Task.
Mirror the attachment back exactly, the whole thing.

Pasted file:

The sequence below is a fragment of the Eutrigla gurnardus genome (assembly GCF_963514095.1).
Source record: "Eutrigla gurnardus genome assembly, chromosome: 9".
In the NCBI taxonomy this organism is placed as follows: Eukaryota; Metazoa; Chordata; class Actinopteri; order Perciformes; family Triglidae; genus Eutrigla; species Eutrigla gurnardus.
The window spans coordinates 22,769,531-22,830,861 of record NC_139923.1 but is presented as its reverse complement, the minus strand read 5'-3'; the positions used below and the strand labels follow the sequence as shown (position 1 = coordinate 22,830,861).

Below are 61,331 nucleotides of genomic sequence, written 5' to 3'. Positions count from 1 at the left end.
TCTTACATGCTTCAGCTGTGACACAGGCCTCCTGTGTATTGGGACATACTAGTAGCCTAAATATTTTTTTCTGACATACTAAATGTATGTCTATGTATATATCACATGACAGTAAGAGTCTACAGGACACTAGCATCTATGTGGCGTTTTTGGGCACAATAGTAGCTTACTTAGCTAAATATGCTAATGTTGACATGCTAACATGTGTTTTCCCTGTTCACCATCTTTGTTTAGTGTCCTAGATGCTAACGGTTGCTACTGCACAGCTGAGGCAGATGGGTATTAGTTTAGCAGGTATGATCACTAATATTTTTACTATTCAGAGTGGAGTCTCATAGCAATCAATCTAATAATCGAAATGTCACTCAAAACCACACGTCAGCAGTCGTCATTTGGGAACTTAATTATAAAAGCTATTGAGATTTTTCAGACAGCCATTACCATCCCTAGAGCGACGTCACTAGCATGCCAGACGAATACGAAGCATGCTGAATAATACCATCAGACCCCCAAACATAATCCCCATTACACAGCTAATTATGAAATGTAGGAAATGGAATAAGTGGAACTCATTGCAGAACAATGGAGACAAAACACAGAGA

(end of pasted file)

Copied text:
The sequence below is a fragment of the Eutrigla gurnardus genome (assembly GCF_963514095.1).
Source record: "Eutrigla gurnardus genome assembly, chromosome: 9".
In the NCBI taxonomy this organism is placed as follows: Eukaryota; Metazoa; Chordata; class Actinopteri; order Perciformes; family Triglidae; genus Eutrigla; species Eutrigla gurnardus.
The window spans coordinates 22,769,531-22,830,861 of record NC_139923.1 but is presented as its reverse complement, the minus strand read 5'-3'; the positions used below and the strand labels follow the sequence as shown (position 1 = coordinate 22,830,861).

Below are 61,331 nucleotides of genomic sequence, written 5' to 3'. Positions count from 1 at the left end.
TCTTACATGCTTCAGCTGTGACACAGGCCTCCTGTGTATTGGGACATACTAGTAGCCTAAATATTTTTTTCTGACATACTAAATGTATGTCTATGTATATATCACATGACAGTAAGAGTCTACAGGACACTAGCATCTATGTGGCGTTTTTGGGCACAATAGTAGCTTACTTAGCTAAATATGCTAATGTTGACATGCTAACATGTGTTTTCCCTGTTCACCATCTTTGTTTAGTGTCCTAGATGCTAACGGTTGCTACTGCACAGCTGAGGCAGATGGGTATTAGTTTAGCAGGTATGATCACTAATATTTTTACTATTCAGAGTGGAGTCTCATAGCAATCAATCTAATAATCGAAATGTCACTCAAAACCACACGTCAGCAGTCGTCATTTGGGAACTTAATTATAAAAGCTATTGAGATTTTTCAGACAGCCATTACCATCCCTAGAGCGACGTCACTAGCATGCCAGACGAATACGAAGCATGCTGAATAATACCATCAGACCCCCAAACATAATCCCCATTACACAGCTAATTATGAAATGTAGGAAATGGAATAAGTGGAACTCATTGCAGAACAATGGAGACAAAACACAGAGA